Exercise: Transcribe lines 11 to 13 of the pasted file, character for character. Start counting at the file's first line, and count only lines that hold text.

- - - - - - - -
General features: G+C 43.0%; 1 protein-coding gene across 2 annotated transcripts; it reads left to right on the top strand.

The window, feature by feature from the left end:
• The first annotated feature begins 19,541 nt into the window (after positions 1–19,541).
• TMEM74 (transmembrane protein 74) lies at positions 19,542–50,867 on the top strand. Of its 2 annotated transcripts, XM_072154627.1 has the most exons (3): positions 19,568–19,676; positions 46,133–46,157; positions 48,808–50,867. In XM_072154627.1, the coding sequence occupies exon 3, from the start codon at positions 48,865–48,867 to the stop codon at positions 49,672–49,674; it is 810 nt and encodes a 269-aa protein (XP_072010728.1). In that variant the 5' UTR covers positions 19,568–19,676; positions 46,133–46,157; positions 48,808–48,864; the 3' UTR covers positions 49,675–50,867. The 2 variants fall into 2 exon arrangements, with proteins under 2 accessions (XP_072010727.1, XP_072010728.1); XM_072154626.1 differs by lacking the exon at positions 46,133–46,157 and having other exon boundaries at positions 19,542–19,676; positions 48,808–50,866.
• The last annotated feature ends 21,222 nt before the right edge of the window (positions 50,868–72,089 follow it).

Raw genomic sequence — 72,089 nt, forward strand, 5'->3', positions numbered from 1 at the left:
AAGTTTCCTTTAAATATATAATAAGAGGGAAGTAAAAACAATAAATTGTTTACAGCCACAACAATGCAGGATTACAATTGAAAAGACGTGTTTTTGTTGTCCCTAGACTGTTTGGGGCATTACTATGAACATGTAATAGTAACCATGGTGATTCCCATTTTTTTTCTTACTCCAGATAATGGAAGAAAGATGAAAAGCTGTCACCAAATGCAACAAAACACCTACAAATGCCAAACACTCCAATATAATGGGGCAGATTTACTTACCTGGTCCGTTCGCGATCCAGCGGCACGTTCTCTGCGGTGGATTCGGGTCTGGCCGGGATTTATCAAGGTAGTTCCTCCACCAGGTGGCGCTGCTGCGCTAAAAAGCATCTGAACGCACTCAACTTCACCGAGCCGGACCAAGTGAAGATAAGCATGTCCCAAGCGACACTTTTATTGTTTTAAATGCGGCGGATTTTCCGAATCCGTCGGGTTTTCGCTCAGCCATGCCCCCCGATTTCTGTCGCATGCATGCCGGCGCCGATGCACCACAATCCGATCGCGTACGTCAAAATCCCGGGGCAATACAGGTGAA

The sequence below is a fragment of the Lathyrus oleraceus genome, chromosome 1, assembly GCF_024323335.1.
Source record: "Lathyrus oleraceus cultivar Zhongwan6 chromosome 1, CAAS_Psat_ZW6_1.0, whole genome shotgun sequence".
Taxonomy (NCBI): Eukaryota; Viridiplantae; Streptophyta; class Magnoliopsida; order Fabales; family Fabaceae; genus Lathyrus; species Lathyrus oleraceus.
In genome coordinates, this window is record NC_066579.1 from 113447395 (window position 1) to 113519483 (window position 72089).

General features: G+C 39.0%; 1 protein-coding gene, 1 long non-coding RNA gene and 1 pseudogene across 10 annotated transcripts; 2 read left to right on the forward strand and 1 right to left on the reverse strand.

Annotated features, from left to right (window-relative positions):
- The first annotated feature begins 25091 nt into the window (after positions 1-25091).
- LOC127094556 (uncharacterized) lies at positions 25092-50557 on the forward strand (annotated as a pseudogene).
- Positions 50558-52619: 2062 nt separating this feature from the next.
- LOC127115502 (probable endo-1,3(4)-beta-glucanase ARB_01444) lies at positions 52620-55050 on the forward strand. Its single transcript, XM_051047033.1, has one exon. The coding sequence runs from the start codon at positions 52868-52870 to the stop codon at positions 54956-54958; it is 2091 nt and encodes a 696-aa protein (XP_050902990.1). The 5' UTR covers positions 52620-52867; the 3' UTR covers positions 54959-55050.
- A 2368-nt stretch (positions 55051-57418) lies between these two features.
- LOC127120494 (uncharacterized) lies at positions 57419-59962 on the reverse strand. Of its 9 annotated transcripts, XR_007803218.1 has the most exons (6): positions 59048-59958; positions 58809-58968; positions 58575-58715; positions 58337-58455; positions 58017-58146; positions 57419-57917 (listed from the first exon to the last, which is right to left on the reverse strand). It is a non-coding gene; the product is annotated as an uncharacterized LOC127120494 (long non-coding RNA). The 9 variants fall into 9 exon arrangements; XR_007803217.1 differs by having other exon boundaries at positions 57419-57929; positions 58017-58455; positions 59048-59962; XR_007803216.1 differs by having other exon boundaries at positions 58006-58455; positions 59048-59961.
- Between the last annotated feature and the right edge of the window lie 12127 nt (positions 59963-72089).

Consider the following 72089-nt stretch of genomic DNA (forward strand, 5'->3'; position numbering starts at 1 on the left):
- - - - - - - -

In genome coordinates, this window is record NC_066579.1 from 113447395 (window position 1) to 113519483 (window position 72089).

General features: G+C 39.0%; 1 protein-coding gene, 1 long non-coding RNA gene and 1 pseudogene across 10 annotated transcripts; 2 read left to right on the forward strand and 1 right to left on the reverse strand.

Annotated features, from left to right (window-relative positions):